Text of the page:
According to the DSM-IV (1996) one must fall under these explicit categories in order to be diagnosed with schizophrenia:
A. Characteristic Symptoms: Two (or more) of the following, each present for a significant portion of time during a one-month period (or less if successfully treated):
3. Disorganized speech (e.g.. Frequent derailment or incoherence)
4. Grossly disorganized or catatonic behavior
5. Negative symptoms, i.e., affective flattening, alogia, or avolition
Note: Only one Criterion A symptom is required if delusions are bizarre or hallucinations consist of a voice keeping up a running commentary on the person’s behavior or thoughts, or two or more voices conversing with each other.
B. Social/occupational dysfunction: For a significant portion of the time since the onset of the disturbance, one or more major areas of functioning such as work, interpersonal relations, or self-care are markedly below the level achieved prior to ...
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...mily members of the sick individual as most schizophrenics are released into their family’s care. It helps the family members learn to see “early warning signs” of probable relapse as well as different methods of problem solving. Self-help groups are for both the schizophrenic individual as well as their families. These groups are not led by professionals, but rather are groups of schizophrenics and their families leaning on each other for psychological support.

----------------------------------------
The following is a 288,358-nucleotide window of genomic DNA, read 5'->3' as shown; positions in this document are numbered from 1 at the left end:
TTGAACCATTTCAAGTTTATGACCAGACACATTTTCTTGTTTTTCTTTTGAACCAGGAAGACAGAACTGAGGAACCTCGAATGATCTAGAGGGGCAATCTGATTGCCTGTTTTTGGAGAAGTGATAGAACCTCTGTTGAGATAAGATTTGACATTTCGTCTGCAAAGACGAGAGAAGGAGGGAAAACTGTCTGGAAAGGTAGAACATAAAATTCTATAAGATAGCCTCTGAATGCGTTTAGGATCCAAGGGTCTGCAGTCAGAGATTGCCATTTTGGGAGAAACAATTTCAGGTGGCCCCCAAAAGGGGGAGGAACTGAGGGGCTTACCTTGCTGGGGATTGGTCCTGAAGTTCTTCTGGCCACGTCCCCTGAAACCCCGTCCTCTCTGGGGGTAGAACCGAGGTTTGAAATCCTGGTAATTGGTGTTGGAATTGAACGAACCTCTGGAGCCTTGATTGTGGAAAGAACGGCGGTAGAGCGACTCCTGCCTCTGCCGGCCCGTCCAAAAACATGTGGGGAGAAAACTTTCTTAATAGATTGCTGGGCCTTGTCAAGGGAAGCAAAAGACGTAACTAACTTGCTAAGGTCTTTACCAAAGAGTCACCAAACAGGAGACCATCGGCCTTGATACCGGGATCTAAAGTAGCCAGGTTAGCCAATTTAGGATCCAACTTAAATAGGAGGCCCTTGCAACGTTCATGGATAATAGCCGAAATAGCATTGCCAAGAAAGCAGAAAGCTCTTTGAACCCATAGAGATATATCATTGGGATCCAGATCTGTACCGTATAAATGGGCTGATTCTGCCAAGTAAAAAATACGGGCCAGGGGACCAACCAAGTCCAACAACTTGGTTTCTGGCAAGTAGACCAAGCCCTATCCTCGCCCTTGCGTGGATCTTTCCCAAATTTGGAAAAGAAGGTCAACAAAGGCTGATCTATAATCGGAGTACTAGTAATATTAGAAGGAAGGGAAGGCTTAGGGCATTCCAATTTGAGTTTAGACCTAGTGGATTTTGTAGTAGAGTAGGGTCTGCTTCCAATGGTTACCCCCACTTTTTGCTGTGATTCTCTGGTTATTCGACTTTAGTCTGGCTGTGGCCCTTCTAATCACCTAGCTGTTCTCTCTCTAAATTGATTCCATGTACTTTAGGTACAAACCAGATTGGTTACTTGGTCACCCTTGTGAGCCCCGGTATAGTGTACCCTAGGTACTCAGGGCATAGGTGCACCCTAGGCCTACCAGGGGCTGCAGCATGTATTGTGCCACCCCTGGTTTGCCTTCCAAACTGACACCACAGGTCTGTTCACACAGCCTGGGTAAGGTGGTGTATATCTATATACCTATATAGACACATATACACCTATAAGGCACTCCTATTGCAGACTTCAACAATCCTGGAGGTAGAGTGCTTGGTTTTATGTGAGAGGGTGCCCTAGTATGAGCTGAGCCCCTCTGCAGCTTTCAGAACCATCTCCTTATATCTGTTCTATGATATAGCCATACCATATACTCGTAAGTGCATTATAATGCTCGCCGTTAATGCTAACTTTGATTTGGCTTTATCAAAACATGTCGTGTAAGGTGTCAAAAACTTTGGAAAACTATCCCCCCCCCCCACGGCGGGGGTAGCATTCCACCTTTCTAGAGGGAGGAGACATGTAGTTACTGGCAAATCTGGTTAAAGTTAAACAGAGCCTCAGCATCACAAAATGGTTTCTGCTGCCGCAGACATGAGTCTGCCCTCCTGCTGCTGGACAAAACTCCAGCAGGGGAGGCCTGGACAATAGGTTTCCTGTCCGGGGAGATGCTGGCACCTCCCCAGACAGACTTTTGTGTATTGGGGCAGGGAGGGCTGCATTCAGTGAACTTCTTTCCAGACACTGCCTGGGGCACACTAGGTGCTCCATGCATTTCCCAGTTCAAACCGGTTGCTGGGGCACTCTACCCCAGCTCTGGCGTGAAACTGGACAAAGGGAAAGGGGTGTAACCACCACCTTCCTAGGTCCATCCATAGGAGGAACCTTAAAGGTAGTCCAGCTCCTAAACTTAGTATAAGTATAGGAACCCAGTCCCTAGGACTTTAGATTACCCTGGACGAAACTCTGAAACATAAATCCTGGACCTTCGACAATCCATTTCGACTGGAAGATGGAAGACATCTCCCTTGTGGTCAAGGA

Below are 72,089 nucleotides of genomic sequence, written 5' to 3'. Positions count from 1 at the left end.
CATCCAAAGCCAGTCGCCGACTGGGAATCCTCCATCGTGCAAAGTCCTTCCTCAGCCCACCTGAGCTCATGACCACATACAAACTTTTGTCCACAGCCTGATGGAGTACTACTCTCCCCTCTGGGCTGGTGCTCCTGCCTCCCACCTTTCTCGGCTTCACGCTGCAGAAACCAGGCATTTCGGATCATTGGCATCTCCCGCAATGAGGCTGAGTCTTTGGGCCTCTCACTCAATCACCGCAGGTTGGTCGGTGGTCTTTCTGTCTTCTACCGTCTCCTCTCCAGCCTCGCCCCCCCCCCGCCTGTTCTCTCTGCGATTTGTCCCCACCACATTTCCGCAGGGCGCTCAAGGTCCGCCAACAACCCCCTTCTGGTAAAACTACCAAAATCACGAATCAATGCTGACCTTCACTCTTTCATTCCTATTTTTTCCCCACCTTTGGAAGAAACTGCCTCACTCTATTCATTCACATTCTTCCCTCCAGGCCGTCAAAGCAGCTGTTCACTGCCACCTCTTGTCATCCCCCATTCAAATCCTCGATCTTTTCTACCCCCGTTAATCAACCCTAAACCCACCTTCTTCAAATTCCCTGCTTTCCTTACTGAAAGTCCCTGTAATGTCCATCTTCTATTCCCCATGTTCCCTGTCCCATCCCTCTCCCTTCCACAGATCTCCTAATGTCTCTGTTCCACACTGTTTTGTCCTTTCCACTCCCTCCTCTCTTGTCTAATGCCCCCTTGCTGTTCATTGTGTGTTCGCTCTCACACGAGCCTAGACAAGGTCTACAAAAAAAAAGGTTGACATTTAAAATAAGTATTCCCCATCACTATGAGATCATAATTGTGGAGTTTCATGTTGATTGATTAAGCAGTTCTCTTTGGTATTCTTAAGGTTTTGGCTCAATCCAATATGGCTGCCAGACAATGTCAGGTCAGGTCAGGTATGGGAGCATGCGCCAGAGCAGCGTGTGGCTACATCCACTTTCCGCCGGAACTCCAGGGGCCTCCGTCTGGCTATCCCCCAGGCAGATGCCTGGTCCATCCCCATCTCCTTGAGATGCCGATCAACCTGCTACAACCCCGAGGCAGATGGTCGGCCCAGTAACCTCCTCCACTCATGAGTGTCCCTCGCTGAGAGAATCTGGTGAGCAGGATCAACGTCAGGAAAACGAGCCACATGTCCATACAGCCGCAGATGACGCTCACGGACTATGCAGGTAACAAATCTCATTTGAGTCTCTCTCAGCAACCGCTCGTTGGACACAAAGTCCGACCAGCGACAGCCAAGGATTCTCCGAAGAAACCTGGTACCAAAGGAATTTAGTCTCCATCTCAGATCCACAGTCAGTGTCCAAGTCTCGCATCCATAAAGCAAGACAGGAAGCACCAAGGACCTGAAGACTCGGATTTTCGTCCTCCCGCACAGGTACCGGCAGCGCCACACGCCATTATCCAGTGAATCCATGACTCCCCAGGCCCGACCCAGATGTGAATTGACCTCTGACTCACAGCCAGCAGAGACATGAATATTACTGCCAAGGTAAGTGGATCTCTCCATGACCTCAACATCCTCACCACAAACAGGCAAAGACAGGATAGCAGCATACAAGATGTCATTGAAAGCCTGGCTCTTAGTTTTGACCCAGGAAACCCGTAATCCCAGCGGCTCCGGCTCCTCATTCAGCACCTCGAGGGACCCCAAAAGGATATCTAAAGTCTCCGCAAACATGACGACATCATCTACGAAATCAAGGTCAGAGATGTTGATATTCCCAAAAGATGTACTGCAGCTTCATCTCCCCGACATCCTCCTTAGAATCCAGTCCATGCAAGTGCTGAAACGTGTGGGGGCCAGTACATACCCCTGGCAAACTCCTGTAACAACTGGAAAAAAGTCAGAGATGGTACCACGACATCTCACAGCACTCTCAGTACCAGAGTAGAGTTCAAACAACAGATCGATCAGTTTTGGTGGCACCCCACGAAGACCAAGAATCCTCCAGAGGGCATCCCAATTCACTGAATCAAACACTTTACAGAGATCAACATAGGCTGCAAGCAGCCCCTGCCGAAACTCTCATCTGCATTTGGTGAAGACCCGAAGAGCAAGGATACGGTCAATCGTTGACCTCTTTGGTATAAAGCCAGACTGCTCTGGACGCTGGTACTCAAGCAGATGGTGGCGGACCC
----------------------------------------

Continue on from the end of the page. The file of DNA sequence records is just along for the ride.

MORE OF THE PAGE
American Psychiatric Association (1996). Diagnostic Criteria from DSM-IV (4th ed.). Washington, DC: Author. (1, 22, 23, 147-152)
“Schizophrenia”. Encarta Encyclopedia(2001). Ireland: Microsoft Co.
Searles, Howard F. (1956). The Effort to Drive the Other Person Crazy-An Element of the Aetiology and Psychotherapy of Schizophrenia. New York University School of Social Work-Journal of Human Behavior in the Social Environment. 133-148.
Taylor, Edward H. The Biological Basis of Schizophrenia (1986). New York University School of Social Work-Journal of Human Behavior in the Social Environment. 51-57.
National Institute of Mental Health. Schizophrenia (1999). Retrieved from http://www.medhelp.org/NIHlib/GF-359.html
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